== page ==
The key words "MUST", "MUST NOT", "REQUIRED", "SHALL", "SHALL NOT", "SHOULD", "SHOULD NOT", "RECOMMENDED", "MAY", and "OPTIONAL" in this document are to be interpreted as described in RFC 2119 [RFC2119].

3. Expected Use

This facility is expected to be used by NENA and 3GPP. NENA is likely to reference it in NENA 08-01 (i3 Stage 3) in describing attributes of calls presented to an ESInet, and in that or other documents describing Policy-Based Routing capabilities within a Policy-Based Routing Function (PCRF). 3GPP is expected to reference this mechanism in general call handling and emergency call handling. Recent CRs introduced in SA1 have anticipated this functionality being provided within SDP.

4. Desired Semantics

The desired solution is a media attribute that may be used within an offer to indicate the preferred language of each media stream, and within an answer to indicate the accepted language. The semantics of including multiple values for a media stream within an offer is that the languages are listed in order of preference.

(While it is true that a conversation among multilingual people often involves multiple languages, it does not seem useful enough as a general facility to warrant complicating the desired semantics of the SDP attribute to allow negotiation of multiple simultaneous languages within an interactive media stream.)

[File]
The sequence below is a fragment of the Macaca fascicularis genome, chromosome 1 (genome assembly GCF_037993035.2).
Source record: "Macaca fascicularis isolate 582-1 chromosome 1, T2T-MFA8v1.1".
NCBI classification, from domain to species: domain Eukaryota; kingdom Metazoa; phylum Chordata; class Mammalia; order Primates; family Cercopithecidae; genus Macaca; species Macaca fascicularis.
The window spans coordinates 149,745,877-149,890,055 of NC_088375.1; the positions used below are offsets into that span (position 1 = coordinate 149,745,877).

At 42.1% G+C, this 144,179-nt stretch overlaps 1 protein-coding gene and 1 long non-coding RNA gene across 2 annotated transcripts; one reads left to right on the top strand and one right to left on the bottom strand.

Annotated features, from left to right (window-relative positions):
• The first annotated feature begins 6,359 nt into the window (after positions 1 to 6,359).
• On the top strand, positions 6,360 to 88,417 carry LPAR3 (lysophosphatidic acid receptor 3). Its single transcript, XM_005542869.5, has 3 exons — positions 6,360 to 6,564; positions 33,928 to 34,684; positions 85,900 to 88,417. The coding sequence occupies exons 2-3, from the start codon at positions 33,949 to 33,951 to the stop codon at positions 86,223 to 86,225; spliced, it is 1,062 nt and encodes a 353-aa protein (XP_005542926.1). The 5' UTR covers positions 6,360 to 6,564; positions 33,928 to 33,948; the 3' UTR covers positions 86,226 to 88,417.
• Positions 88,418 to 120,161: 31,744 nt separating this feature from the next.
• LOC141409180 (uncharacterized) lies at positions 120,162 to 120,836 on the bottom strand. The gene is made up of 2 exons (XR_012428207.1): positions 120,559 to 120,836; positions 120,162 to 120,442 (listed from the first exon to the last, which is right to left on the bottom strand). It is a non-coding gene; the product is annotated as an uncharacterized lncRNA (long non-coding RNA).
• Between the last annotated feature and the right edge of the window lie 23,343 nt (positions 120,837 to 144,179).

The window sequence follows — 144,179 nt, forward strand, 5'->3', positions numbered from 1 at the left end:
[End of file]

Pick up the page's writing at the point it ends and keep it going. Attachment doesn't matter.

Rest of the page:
5. Proposed Solution

An SDP attribute seems the natural choice to negotiate human (natural) language of an interactive media stream. The attribute value should be a language tag from RFC 4566 [RFC4566] or the IANA registry [IANA-lang-tags]

5.1. Possibility: Re-Use existing 'lang' attribute

RFC 4566 specifies an attribute 'lang' which sounds similar to what is needed here, the difference being that it specifies that 'a=lang' is declarative with the semantics of multiple 'lang' attributes being that all of them are used, while we want a means to negotiate which one is used in each stream. This difference means that either the existing 'lang' attribute can't be used and we need to define a new attribute; or we finese/update the semantics of 'lang' such that the existing semantics apply to non-interactive streams (multiple 'lang' values means all are used), while for interactive streams, one is used; (or possibly the author of this memo has misunderstood RFC 4566).